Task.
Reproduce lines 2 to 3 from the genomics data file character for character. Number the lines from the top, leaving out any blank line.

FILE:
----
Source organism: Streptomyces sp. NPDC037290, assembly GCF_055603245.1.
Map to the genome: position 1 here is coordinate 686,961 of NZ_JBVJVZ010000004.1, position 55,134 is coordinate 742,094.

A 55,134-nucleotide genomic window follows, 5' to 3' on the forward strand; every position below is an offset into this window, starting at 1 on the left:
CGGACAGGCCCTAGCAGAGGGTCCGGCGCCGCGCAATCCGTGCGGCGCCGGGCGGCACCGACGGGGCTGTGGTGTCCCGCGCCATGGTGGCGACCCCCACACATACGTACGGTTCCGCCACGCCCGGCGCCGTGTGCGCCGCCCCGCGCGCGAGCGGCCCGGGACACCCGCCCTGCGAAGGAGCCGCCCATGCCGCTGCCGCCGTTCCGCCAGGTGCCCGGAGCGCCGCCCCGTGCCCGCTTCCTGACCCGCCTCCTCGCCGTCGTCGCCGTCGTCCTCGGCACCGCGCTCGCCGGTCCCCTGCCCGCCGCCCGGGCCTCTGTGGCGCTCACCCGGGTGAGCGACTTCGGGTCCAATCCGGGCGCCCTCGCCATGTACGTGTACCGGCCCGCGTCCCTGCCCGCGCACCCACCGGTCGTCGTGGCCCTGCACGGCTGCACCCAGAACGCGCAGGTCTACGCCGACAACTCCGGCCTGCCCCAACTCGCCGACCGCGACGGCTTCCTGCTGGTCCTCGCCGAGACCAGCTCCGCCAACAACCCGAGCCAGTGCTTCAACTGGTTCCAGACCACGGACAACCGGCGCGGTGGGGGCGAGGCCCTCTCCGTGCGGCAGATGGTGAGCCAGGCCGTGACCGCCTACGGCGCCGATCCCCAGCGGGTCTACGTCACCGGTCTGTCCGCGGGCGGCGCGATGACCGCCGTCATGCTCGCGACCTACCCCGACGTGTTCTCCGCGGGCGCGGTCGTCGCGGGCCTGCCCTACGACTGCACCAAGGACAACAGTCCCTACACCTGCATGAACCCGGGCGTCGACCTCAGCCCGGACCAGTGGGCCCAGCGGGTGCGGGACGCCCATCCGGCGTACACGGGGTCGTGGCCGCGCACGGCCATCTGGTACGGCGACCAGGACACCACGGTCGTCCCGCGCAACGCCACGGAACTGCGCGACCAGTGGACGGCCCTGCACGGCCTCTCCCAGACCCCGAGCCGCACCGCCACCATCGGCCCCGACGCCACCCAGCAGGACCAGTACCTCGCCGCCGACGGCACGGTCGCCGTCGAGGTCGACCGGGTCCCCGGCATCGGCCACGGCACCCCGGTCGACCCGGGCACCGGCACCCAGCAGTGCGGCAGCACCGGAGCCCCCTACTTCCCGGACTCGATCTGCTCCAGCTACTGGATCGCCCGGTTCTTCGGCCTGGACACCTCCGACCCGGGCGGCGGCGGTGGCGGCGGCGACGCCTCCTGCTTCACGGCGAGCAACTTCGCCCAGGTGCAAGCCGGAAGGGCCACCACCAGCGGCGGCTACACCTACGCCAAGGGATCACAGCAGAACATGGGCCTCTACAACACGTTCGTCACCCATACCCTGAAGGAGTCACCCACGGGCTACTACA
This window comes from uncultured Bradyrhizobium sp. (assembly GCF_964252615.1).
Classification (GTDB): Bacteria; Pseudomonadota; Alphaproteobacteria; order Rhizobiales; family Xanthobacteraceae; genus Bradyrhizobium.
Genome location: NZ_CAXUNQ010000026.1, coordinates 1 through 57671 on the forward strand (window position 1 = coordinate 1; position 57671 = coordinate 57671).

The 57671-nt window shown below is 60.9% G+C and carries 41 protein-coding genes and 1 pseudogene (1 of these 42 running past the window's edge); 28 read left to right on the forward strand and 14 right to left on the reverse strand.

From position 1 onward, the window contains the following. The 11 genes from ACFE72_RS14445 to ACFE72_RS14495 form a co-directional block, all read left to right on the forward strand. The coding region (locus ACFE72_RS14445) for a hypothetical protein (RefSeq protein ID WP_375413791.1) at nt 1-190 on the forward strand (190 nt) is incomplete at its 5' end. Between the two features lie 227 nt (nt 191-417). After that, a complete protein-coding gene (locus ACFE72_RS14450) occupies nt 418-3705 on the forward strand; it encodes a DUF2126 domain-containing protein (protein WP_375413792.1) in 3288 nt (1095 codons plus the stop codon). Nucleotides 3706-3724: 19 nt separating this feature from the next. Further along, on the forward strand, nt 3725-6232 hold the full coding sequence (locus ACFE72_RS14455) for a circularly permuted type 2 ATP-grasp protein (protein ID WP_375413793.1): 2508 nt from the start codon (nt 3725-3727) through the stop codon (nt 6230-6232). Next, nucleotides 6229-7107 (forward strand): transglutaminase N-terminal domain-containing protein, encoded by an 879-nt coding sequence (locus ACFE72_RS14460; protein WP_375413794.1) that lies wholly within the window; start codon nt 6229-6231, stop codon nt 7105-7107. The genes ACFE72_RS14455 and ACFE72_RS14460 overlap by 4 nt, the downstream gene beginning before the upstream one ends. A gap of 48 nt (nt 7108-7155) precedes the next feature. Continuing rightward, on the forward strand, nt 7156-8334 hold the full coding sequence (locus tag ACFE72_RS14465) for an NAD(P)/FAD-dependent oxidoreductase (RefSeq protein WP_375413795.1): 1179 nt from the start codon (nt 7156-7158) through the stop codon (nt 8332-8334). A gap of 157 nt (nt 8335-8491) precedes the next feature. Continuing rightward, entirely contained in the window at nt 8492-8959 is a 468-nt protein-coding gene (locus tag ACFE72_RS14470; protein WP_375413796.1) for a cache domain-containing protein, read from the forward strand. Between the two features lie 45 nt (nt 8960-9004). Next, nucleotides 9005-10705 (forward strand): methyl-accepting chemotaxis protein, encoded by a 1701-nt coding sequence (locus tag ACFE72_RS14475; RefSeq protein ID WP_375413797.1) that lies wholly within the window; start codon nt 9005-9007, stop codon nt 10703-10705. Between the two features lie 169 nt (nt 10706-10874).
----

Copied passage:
Map to the genome: position 1 here is coordinate 686,961 of NZ_JBVJVZ010000004.1, position 55,134 is coordinate 742,094.

A 55,134-nucleotide genomic window follows, 5' to 3' on the forward strand; every position below is an offset into this window, starting at 1 on the left: